I’ve complained in the past about the found footage format often being the last refuge for filmmakers who don’t like to set up a shot, writers uninterested in crafting dialog (all while trying to convince us that the person holding the camera would absolutely, never put it down), and actors not all that into delivering dialog beyond meandering “um’s” and “like’s.” The horror anthology “V/H/S” mostly puts lie to that complaint with a series of clever (if not always fully-formed) horror shorts by a group of indie directors which makes use of the this particular style of feature and finds a way to draw horror from the low-resolution formats.
The wraparound sequence, “Tape 56” (dir. Adam Wingard) gets things rolling as a group of camera-toting, crime-documenting crooks break into a dark and decrepit house to steal a tape for a mysterious buyer. What they find instead is a dead man in a lounge chair in front of a bank of monitors and stacks of unlabeled cassettes. A clever setup, it still requires each of the crooks to be kind of dumb (and they are pretty dumb) for each to meet their fate.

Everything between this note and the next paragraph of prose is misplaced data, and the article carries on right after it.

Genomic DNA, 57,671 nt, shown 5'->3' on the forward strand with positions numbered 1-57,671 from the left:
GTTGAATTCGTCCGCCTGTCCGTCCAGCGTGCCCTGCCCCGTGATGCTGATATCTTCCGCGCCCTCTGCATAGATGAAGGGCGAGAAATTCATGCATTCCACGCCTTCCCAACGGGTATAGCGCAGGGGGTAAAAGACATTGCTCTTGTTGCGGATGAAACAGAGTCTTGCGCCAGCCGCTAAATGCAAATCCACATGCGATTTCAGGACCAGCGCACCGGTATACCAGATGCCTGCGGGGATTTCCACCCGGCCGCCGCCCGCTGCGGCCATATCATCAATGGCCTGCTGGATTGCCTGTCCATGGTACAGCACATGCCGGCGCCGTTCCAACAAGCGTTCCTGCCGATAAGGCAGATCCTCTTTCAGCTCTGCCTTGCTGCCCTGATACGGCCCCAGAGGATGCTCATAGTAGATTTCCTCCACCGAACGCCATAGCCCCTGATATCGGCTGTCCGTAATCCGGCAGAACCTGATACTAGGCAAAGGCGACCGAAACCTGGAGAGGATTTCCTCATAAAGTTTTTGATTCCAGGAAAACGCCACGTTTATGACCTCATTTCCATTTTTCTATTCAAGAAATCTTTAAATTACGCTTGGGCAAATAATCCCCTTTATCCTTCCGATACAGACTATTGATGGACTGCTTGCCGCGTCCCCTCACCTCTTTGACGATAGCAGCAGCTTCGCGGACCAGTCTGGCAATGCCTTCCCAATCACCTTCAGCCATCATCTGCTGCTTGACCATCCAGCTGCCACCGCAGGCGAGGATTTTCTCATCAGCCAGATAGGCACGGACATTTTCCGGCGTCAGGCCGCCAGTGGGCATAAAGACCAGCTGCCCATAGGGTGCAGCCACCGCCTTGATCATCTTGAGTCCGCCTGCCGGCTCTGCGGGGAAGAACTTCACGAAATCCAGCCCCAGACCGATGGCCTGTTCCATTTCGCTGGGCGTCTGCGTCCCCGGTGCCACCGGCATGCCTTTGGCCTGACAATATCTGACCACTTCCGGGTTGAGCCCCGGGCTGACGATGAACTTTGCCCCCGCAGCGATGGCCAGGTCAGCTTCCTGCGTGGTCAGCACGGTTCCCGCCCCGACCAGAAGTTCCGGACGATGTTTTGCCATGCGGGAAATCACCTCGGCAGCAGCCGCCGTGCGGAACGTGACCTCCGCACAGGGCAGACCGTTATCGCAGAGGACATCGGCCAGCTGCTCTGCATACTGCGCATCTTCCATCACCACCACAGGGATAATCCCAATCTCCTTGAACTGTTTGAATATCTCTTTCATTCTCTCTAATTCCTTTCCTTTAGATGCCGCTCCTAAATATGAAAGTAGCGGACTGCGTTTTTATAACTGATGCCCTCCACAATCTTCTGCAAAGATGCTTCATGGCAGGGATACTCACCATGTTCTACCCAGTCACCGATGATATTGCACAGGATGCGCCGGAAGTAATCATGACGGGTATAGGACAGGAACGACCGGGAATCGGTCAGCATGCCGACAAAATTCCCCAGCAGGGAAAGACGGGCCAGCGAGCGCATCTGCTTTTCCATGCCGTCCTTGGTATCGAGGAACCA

Director David Bruckner serves up the first short, “Amateur Night,” involving a trio of friends on the prowl for girls, with one of them wearing a pair of glasses with an attached spycam. Ideally it’s for these knuckleheads to record a night of hot sex with some willing-ish ladies, but instead ends up capturing a meeting with a strange girl named Lily who really, really likes our cameraman.